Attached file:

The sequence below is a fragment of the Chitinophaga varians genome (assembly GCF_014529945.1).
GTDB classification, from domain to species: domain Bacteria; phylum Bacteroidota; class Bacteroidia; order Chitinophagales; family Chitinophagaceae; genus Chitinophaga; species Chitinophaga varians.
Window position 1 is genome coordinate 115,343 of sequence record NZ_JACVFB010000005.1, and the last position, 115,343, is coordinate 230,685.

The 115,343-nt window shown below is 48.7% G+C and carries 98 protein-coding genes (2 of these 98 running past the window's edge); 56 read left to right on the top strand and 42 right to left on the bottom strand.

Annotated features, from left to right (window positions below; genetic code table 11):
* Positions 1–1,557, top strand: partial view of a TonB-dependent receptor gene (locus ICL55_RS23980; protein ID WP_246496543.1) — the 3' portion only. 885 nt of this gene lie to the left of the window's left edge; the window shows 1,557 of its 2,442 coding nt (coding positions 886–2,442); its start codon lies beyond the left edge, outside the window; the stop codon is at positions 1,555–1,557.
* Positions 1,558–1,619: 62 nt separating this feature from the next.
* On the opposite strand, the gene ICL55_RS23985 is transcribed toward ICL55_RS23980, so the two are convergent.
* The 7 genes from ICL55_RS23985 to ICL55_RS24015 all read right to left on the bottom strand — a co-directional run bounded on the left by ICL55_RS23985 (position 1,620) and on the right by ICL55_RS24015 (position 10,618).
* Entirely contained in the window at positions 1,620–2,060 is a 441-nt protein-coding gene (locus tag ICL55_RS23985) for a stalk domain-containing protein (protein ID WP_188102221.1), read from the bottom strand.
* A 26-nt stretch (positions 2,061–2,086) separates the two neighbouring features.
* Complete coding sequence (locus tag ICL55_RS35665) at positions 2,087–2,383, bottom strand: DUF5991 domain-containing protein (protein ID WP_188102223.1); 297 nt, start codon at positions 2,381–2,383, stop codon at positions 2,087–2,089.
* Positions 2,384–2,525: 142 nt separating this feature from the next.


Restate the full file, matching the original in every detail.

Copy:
The sequence below is a fragment of the Chitinophaga varians genome (assembly GCF_014529945.1).
GTDB classification, from domain to species: domain Bacteria; phylum Bacteroidota; class Bacteroidia; order Chitinophagales; family Chitinophagaceae; genus Chitinophaga; species Chitinophaga varians.
Window position 1 is genome coordinate 115,343 of sequence record NZ_JACVFB010000005.1, and the last position, 115,343, is coordinate 230,685.

The 115,343-nt window shown below is 48.7% G+C and carries 98 protein-coding genes (2 of these 98 running past the window's edge); 56 read left to right on the top strand and 42 right to left on the bottom strand.

Annotated features, from left to right (window positions below; genetic code table 11):
* Positions 1–1,557, top strand: partial view of a TonB-dependent receptor gene (locus ICL55_RS23980; protein ID WP_246496543.1) — the 3' portion only. 885 nt of this gene lie to the left of the window's left edge; the window shows 1,557 of its 2,442 coding nt (coding positions 886–2,442); its start codon lies beyond the left edge, outside the window; the stop codon is at positions 1,555–1,557.
* Positions 1,558–1,619: 62 nt separating this feature from the next.
* On the opposite strand, the gene ICL55_RS23985 is transcribed toward ICL55_RS23980, so the two are convergent.
* The 7 genes from ICL55_RS23985 to ICL55_RS24015 all read right to left on the bottom strand — a co-directional run bounded on the left by ICL55_RS23985 (position 1,620) and on the right by ICL55_RS24015 (position 10,618).
* Entirely contained in the window at positions 1,620–2,060 is a 441-nt protein-coding gene (locus tag ICL55_RS23985) for a stalk domain-containing protein (protein ID WP_188102221.1), read from the bottom strand.
* A 26-nt stretch (positions 2,061–2,086) separates the two neighbouring features.
* Complete coding sequence (locus tag ICL55_RS35665) at positions 2,087–2,383, bottom strand: DUF5991 domain-containing protein (protein ID WP_188102223.1); 297 nt, start codon at positions 2,381–2,383, stop codon at positions 2,087–2,089.
* Positions 2,384–2,525: 142 nt separating this feature from the next.